Lydia M. Weaver
Cedar Crest College

An Explication of "The Night Wind"
(by Emily Bronte)
 
 

Throughout my explication, I will refer to the speaker of this poem in a feminine gender for reasons Iíll explain as I move through the poem with my interpretations.

The time is summer and the moon, although cloudless, has a soft, hazy glow Ė the kind of softness that summer heat and humidity can give to the sky and its heavenly bodies Ė "In summerís mellow midnight,/A cloudless moon shone through..." (Norton 1420). The authorís description of the moon is very soft and is gently pulling the reader into a dream environment. The moon is shining on rose bushes made dewy from the presence of nightfall ("rosetrees wet with dew") Ė again a very soft, gentle picture is being painted for us to imagine. As its moonbeams slip through the darkness, they shine into a window occupied by the speaker in this poem who is silently meditating or is in a trance-like state -- "I sat in silent musing,/The soft wind waved my hair...". And, then, in stanza 7 the speaker refers to another presence (the Night Wind), "It told me Heaven was glorious./And sleeping Earth was fair." So, although there is only one person present in this poem, there are two voices speaking to the reader.

Stanzas 1 through 10 of the poem are very gentle, with soft adjectives, and give the speaker a feminine tone. The speaker is conveying her memory of a daydream to the reader of the poem -- telling the reader about the conflict between her imagination (represented by the Night Wind) and her practical mind and thoughts. The reader is given a sensation of stepping into the speakerís dream and witnessing the struggle going on between the night wind (her mindís power to imagine and create) and her practical, realistic mind.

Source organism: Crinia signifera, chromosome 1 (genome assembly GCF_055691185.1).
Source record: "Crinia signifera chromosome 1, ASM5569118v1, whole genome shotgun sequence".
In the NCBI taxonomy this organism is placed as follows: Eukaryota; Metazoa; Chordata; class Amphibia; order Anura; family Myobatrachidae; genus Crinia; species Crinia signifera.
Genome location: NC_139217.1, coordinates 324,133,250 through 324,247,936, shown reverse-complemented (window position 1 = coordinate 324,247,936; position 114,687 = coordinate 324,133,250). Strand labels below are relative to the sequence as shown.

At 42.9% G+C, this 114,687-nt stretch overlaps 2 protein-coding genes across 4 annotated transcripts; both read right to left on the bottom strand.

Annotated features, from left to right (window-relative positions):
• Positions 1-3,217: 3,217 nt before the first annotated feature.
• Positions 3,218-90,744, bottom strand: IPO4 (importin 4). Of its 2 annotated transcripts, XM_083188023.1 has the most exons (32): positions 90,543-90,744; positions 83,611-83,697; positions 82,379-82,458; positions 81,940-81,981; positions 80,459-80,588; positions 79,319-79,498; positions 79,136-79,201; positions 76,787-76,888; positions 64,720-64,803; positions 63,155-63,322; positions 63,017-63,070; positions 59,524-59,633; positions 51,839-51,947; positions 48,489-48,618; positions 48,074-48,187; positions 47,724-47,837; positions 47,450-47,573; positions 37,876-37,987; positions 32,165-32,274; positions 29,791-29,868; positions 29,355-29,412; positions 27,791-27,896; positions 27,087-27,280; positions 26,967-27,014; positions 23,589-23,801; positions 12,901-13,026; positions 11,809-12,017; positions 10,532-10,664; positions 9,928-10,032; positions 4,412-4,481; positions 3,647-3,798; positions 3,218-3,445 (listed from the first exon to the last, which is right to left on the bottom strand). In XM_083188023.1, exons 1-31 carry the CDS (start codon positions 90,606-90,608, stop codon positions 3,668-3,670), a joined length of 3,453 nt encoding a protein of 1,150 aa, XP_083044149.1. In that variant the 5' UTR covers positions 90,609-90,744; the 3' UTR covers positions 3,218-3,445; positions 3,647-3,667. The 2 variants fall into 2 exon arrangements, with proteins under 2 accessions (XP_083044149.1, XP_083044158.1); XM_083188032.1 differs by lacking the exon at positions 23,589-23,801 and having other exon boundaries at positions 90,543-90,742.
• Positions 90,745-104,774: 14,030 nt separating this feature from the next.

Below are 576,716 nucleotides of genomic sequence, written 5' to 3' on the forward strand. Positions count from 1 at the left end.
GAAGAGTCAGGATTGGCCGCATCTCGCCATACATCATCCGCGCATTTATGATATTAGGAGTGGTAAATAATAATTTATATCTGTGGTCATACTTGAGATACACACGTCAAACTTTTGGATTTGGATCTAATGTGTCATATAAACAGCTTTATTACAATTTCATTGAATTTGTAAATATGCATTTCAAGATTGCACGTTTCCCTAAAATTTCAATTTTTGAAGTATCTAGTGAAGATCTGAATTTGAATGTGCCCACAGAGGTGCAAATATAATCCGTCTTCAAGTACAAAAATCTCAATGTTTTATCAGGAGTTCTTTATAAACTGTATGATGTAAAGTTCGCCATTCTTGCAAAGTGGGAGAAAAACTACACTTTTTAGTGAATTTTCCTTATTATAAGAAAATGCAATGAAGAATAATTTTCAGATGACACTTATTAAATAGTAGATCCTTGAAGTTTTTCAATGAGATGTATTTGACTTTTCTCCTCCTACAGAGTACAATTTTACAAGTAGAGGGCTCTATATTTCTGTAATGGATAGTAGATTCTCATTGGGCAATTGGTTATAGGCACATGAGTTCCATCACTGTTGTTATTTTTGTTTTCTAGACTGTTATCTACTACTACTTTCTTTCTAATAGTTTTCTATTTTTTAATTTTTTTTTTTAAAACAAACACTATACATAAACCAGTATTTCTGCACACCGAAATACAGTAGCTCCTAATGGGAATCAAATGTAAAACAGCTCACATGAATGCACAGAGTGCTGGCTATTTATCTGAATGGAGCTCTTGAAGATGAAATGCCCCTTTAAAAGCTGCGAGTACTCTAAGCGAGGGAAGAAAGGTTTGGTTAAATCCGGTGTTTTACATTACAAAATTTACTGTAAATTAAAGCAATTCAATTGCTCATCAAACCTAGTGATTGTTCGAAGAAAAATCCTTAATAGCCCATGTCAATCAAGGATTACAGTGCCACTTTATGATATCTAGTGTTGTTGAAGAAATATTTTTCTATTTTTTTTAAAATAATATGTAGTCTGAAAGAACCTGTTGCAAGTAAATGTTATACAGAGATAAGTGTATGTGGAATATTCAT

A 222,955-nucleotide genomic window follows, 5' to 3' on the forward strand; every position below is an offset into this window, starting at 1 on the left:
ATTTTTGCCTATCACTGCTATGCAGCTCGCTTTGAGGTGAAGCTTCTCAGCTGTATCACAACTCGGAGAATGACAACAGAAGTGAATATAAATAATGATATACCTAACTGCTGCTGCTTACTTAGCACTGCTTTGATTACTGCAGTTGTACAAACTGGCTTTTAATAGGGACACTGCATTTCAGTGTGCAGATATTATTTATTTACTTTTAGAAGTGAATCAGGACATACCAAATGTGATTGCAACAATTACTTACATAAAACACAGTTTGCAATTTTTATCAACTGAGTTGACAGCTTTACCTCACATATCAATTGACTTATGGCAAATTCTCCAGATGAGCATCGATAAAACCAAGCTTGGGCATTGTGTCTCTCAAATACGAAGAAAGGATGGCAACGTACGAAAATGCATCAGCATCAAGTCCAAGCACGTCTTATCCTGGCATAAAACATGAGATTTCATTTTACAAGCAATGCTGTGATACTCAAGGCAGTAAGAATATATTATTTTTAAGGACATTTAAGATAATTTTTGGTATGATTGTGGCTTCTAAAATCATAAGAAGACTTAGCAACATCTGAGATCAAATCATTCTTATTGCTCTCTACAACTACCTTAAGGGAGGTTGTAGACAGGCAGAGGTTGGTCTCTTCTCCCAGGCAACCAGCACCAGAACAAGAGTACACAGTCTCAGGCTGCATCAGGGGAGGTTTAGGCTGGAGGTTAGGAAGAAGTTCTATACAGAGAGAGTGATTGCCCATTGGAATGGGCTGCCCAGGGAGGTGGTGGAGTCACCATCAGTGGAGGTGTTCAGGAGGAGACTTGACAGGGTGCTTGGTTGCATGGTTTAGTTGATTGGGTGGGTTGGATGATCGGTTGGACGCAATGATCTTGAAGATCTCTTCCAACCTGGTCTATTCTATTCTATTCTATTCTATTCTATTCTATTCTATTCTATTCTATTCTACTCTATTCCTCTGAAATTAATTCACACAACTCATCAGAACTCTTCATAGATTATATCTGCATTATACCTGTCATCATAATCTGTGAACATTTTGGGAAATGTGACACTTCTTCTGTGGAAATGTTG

As the speaker sits by her window, her gaze is fixed on the night (a reference to her inner desires and fantasies) and she is falling into a trance ó she is daydreaming Ė and she becomes part of the natural struggle between fantasy and reality. The Night Wind is blowing her hair, and it soothes and caresses her and suspends her more deeply into her trance, almost as a hypnotist lures a person, through the power of suggestion, into an inner world of dreams and fantasies and then manipulates that personís mind and thoughts. The poemís speaker tells the reader that the Night Wind (her imagination) whispers to her and warns her that the woods will be very dark. Here the writer is using elements of nature to equate to the mysteries of the imagination. The thick leaves, through their rustling (an indication of a "stirring up" of her imagination, which has always been suppressed and controlled) will now speak to her and help her to reach her vision.